What could be better than spending a cozy evening on the couch with a cup of tea and a good book? For me, not much. But after perusing a number of online literary journals yesterday, I may have to revise that scenario. One day soon, I plan to cuddle up to my laptop and read some darn good poetry online.
Why would this be worth mentioning? Because despite the increasing amount of poetry being published in web-based journals, I still split my reading into two very distinct realms. Reading online is for information; reading in print is for pleasure. For me, online reading has meant blogs about books and publishing and literature and yoga. The printed page has been for reading actual novels and poetry.
Then one of the lit bloggers that I follow offered up a list of her favorite online journals, and what I intended to be a quick glance at their poetry offerings turned into an evening of absorbing reading. I even bookmarked several publications with the intention of returning for more.
What’s going on here?
Unlike other realms of publishing, poetry seems slow to go online. And I don’t mean people like me with their personal blogs of poetry. I mean the literary journals from the universities and scrappy independent publishers. I mean the Reviews and Quarterlies to which hopeful writers have been addressing manuscripts for decades. “Going online” for these kinds of journals usually meant throwing up a table of contents and asking readers to subscribe to their print publication.
And I did subscribe. And the stacks of New Letters and Poetry Magazine grew into miniature skyscrapers in my living room. My guilt grew even higher. Eventually it swept through my living room like a tornado, neatly deposited all the unread journals in a paper sack, and took them to the library.
But lo and behold, some lit journals are beginning to publish their complete text online, no subscription required. And I rejoice. I’m never going to subscribe to Guernica in print, but I will gladly visit their website once a month to read new poems and an essay or two. (If they advertise books of poetry and other relevant products, I may do some shopping as well. I realize that publishers have to make money to survive!)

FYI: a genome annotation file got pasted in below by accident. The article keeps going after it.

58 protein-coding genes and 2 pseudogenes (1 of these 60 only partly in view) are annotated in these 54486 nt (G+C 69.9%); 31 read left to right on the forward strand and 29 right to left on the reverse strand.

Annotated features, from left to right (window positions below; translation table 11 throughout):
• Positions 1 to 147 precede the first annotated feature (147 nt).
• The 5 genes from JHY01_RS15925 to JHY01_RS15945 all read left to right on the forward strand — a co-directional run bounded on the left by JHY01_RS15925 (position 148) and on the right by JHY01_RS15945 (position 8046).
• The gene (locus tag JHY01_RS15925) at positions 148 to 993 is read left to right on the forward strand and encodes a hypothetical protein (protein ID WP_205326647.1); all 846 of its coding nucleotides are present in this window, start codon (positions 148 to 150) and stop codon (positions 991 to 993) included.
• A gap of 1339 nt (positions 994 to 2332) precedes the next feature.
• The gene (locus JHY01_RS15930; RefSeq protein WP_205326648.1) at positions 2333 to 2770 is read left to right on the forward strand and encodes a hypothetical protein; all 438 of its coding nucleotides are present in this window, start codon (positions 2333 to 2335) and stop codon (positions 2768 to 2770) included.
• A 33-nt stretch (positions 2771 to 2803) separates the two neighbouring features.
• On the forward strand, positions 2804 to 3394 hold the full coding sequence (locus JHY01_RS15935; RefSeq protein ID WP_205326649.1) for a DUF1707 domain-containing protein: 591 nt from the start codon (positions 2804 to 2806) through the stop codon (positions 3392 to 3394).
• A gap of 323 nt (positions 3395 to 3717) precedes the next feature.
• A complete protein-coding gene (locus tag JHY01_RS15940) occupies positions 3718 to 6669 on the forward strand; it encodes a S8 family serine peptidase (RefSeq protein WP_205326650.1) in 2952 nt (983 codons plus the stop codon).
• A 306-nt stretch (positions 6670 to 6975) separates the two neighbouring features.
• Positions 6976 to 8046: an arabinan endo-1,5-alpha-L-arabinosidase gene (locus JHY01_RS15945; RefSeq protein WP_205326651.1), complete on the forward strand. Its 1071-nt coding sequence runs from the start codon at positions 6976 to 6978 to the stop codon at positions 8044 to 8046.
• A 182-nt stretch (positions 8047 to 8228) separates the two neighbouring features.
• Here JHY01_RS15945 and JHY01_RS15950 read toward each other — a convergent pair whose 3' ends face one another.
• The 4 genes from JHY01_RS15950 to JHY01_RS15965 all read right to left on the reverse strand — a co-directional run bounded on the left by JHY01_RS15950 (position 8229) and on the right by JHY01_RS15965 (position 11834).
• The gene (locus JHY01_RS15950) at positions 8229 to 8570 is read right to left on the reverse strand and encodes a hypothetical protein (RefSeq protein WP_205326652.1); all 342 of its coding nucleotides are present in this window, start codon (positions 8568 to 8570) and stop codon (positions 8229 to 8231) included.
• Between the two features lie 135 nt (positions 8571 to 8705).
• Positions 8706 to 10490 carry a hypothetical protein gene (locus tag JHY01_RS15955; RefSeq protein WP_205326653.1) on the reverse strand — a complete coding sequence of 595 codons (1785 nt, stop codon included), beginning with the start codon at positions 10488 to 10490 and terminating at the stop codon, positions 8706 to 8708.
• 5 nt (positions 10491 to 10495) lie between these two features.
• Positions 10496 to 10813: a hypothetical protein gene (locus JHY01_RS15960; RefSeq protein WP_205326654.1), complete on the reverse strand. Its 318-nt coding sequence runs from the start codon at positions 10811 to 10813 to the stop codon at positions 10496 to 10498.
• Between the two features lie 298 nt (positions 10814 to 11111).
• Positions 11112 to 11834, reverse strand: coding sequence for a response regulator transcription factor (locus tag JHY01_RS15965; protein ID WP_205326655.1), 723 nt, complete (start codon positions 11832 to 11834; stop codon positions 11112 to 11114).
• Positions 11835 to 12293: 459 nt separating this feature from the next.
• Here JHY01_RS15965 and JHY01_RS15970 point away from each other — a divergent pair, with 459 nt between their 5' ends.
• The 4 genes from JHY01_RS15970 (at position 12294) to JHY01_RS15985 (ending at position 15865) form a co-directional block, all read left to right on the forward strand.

So what will I be reading when I cozy up to the aforementioned laptop?
“What Your Life Did While You Were Away”
by Leslie Vryenhoek
Don’t bother wondering
where it went—it didn’t go far. Most days
your life just waited, kept up with others’ misfortunes
by watching Oprah out of the corner of its clear
wide eye while it tarnished the silver and hoped
you’d come home and take it out dancing….
by Umberto Saba
trans. George Hochfield and Leonard Nathan
It’s as if for a man battered by the wind,
blinded by snow—all around him an arctic
inferno pummels the city—
a door opens along a wall….
“#23 from Letters to Yesenin”
by Jim Harrison
I want to bother you with some recent nonsense; a classmate dropped
dead, his heart was attacked at thirty-three. At the crematory
they lowered his body by fire-resistant titanium cables reminding
one of the steak on a neglected barbecue grill, only more so. We’re
not supposed to believe that the vase of ashes is the real him.
You can imagine the mighty roar of the gas jets, a train coming
closer, the soul of thunder. But this is only old hat, or old death,
whichever. “Pause here, son of sorrow, remember death,” someone once
said. “We can’t have all things here to please us, our little Sue Ann
is gone to Jesus,” reads an Alabama gravestone. But maybe even Robert
Frost or Charles Olson don’t know they are dead….
There are many other online publications, of course, but just like individual poets, lit journals tend to have their own unique sensibilities to which a reader is drawn. Perhaps the Adirondack Review will be more your style. It’s an acclaimed publication, but not to my taste. I encourage you to browse around and find one that suits you.